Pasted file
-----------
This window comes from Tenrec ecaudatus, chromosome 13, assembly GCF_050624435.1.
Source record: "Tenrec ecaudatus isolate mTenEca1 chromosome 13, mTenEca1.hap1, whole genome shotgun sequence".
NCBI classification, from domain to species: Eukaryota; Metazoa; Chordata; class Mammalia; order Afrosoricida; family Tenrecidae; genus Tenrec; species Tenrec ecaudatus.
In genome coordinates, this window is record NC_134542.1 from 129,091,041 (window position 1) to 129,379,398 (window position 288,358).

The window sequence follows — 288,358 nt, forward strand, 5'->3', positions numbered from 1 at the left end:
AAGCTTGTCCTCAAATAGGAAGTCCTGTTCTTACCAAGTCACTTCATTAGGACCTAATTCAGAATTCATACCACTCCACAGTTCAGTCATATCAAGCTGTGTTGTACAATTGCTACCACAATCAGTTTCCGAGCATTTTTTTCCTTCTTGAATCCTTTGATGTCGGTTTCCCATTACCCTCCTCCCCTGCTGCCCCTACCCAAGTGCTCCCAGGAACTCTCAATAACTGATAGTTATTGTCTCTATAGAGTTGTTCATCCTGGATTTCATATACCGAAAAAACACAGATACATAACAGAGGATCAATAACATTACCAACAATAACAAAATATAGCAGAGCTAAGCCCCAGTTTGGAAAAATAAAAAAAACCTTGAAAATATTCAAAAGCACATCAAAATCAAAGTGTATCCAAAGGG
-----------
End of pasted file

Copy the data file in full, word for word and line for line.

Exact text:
This window comes from Tenrec ecaudatus, chromosome 13, assembly GCF_050624435.1.
Source record: "Tenrec ecaudatus isolate mTenEca1 chromosome 13, mTenEca1.hap1, whole genome shotgun sequence".
NCBI classification, from domain to species: Eukaryota; Metazoa; Chordata; class Mammalia; order Afrosoricida; family Tenrecidae; genus Tenrec; species Tenrec ecaudatus.
In genome coordinates, this window is record NC_134542.1 from 129,091,041 (window position 1) to 129,379,398 (window position 288,358).

The window sequence follows — 288,358 nt, forward strand, 5'->3', positions numbered from 1 at the left end:
AAGCTTGTCCTCAAATAGGAAGTCCTGTTCTTACCAAGTCACTTCATTAGGACCTAATTCAGAATTCATACCACTCCACAGTTCAGTCATATCAAGCTGTGTTGTACAATTGCTACCACAATCAGTTTCCGAGCATTTTTTTCCTTCTTGAATCCTTTGATGTCGGTTTCCCATTACCCTCCTCCCCTGCTGCCCCTACCCAAGTGCTCCCAGGAACTCTCAATAACTGATAGTTATTGTCTCTATAGAGTTGTTCATCCTGGATTTCATATACCGAAAAAACACAGATACATAACAGAGGATCAATAACATTACCAACAATAACAAAATATAGCAGAGCTAAGCCCCAGTTTGGAAAAATAAAAAAAACCTTGAAAATATTCAAAAGCACATCAAAATCAAAGTGTATCCAAAGGG